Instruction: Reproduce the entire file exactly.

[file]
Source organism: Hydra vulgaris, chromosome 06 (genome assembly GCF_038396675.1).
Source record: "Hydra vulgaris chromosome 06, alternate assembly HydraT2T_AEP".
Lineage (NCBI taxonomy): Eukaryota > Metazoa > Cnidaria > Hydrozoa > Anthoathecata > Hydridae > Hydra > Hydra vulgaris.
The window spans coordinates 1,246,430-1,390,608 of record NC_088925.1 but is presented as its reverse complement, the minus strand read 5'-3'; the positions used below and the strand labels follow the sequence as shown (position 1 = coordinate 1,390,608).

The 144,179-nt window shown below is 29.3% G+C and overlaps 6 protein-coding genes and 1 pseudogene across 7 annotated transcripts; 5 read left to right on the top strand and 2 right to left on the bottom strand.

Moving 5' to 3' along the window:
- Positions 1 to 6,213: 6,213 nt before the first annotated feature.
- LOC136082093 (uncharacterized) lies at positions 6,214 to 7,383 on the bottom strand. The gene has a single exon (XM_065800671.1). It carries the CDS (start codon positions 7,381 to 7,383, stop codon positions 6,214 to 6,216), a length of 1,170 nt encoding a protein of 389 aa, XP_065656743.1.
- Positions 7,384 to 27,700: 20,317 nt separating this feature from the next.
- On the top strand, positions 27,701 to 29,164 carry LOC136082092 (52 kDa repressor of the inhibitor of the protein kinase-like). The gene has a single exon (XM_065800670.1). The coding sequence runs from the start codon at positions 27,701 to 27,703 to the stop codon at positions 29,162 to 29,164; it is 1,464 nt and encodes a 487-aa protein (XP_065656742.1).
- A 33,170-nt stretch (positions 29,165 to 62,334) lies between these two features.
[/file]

Source organism: Hydra vulgaris, chromosome 06 (genome assembly GCF_038396675.1).
Source record: "Hydra vulgaris chromosome 06, alternate assembly HydraT2T_AEP".
Lineage (NCBI taxonomy): Eukaryota > Metazoa > Cnidaria > Hydrozoa > Anthoathecata > Hydridae > Hydra > Hydra vulgaris.
The window spans coordinates 1,246,430-1,390,608 of record NC_088925.1 but is presented as its reverse complement, the minus strand read 5'-3'; the positions used below and the strand labels follow the sequence as shown (position 1 = coordinate 1,390,608).

The 144,179-nt window shown below is 29.3% G+C and overlaps 6 protein-coding genes and 1 pseudogene across 7 annotated transcripts; 5 read left to right on the top strand and 2 right to left on the bottom strand.

Moving 5' to 3' along the window:
- Positions 1 to 6,213: 6,213 nt before the first annotated feature.
- LOC136082093 (uncharacterized) lies at positions 6,214 to 7,383 on the bottom strand. The gene has a single exon (XM_065800671.1). It carries the CDS (start codon positions 7,381 to 7,383, stop codon positions 6,214 to 6,216), a length of 1,170 nt encoding a protein of 389 aa, XP_065656743.1.
- Positions 7,384 to 27,700: 20,317 nt separating this feature from the next.
- On the top strand, positions 27,701 to 29,164 carry LOC136082092 (52 kDa repressor of the inhibitor of the protein kinase-like). The gene has a single exon (XM_065800670.1). The coding sequence runs from the start codon at positions 27,701 to 27,703 to the stop codon at positions 29,162 to 29,164; it is 1,464 nt and encodes a 487-aa protein (XP_065656742.1).
- A 33,170-nt stretch (positions 29,165 to 62,334) lies between these two features.